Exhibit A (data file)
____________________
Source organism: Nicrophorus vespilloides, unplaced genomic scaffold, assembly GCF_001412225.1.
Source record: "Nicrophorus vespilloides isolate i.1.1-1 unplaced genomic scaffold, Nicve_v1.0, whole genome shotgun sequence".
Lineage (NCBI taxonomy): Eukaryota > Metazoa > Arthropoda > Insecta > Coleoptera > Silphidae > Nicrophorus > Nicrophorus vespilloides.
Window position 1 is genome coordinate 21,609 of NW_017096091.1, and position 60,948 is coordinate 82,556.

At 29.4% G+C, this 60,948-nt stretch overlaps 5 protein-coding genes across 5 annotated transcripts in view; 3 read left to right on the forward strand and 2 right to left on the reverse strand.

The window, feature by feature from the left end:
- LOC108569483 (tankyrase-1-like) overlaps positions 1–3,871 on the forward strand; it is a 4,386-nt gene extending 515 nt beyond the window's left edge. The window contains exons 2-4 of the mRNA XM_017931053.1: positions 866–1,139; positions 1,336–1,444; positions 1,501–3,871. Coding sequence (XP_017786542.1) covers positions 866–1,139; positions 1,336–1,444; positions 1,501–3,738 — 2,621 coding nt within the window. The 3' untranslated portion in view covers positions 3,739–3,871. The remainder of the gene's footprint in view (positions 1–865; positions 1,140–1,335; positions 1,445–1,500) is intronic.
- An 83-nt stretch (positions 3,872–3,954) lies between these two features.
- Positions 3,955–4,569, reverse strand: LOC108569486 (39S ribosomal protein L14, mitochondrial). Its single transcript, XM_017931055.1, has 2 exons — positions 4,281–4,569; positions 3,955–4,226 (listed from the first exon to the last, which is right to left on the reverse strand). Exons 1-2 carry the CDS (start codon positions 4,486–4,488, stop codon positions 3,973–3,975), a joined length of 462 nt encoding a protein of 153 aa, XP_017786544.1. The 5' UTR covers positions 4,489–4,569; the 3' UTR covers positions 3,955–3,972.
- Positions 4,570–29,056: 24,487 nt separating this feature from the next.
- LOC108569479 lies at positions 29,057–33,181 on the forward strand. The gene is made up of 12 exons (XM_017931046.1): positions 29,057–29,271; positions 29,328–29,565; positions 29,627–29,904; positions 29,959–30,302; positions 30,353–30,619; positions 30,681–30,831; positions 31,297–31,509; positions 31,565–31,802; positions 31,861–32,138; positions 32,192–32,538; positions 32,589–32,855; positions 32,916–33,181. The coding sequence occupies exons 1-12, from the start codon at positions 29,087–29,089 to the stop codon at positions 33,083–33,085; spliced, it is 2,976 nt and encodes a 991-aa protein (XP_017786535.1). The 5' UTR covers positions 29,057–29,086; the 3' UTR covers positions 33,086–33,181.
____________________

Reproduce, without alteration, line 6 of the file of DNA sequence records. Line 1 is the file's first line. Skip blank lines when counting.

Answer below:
The window, feature by feature from the left end: